PHOENIX -- Students in North Phoenix are saying goodbye to their old school.
It'll have the same name next year, but the school is going "green" with its new buildings that are being built right next door.
The 1,000 students at Lookout Mountain Elementary School will be in new eco-friendly classrooms next year. It's the largest geothermal project currently going on in Arizona.
"Our two story educational building, plus our gym, is all geothermal," said Lookout Mountain Principal Trish Johnson. "We have heavy insulation in our walls and ceilings and our glasswork is solar band heat reflected insulated glass."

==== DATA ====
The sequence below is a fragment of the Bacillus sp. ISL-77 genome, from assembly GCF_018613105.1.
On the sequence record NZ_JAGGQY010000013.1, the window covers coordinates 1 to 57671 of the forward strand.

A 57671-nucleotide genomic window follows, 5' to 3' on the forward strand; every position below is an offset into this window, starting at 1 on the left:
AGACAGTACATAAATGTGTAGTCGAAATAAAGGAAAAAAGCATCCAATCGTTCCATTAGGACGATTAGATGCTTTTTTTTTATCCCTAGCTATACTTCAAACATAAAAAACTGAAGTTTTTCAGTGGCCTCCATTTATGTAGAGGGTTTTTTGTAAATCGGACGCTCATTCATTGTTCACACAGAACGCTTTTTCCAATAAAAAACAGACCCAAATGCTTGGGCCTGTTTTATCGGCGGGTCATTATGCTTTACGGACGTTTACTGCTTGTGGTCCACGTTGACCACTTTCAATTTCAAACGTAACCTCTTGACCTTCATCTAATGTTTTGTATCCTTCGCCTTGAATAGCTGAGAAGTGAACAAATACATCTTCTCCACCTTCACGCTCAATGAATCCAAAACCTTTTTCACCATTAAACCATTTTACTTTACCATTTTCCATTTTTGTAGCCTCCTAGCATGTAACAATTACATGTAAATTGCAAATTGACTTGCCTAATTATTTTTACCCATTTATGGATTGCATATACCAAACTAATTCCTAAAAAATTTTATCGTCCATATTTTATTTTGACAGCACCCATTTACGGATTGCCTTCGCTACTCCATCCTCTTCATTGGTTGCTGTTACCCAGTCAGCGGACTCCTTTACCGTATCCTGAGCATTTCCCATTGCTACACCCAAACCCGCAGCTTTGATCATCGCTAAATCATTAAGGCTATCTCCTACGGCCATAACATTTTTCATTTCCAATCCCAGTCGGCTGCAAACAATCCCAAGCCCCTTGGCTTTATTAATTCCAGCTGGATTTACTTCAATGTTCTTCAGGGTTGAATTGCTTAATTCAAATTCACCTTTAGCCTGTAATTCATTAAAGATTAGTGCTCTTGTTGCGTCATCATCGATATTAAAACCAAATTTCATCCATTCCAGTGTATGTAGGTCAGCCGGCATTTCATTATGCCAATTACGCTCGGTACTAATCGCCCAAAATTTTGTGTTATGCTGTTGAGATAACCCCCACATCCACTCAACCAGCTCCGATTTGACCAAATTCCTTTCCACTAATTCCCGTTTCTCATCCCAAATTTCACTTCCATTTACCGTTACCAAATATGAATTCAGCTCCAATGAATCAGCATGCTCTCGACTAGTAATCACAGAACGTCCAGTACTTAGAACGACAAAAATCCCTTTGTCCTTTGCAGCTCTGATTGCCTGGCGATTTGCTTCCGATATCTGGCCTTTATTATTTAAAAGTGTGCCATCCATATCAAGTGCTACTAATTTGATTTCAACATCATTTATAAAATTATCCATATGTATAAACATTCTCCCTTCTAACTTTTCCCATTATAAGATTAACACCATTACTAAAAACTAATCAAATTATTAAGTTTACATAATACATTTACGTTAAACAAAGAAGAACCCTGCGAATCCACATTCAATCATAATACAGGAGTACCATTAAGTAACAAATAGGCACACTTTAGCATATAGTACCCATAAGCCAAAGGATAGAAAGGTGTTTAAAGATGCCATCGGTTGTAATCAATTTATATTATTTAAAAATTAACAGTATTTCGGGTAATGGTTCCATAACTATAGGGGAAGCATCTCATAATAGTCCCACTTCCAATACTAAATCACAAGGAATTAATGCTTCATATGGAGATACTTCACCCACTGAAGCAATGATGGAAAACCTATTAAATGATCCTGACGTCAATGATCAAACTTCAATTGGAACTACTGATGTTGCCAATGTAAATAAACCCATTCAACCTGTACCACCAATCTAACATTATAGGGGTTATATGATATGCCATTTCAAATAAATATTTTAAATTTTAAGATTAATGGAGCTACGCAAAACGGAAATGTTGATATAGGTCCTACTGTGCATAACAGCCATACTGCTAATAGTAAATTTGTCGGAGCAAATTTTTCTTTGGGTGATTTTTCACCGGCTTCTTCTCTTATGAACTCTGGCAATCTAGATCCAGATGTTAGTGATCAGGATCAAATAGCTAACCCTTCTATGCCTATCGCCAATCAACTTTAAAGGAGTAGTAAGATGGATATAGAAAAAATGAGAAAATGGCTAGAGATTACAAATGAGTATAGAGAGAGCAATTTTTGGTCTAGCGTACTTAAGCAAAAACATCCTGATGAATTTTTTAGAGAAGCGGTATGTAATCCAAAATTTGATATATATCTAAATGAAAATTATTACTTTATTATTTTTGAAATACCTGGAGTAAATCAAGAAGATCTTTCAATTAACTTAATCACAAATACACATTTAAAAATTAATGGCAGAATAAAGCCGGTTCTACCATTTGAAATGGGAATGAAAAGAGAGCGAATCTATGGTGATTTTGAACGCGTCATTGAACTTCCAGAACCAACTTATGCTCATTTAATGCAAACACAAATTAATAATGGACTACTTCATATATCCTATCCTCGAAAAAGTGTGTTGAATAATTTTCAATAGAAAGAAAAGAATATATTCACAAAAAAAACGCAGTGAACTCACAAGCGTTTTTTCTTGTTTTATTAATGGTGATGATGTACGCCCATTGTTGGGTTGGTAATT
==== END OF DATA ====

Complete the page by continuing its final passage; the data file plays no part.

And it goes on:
She said there are several other features that will save the district money.
"We've got motion censors on all of our classroom lights, as well as our air conditioning units and other parts of the building," Johnson said. "So when it is unoccupied, they go off automatically."
Johnson said the renovation is being funded by a $15 million bond override that voters in the Washington Elementary School District approved last year. She said the new school will save the district a lot of money.
"There's about a 10-year turnaround on the geothermal, from what I understand," said Johnson. "Ten years is nothing to a school. Once that incures all of that savings, which is about a 40 percent savings, it'll all go back into the kitty."
Lookout Mountain Elementary School first opened in 1974. The school's current buildings will be demolished to make for more playground and parking space. The new buildings are set to open at the start of the next school year.
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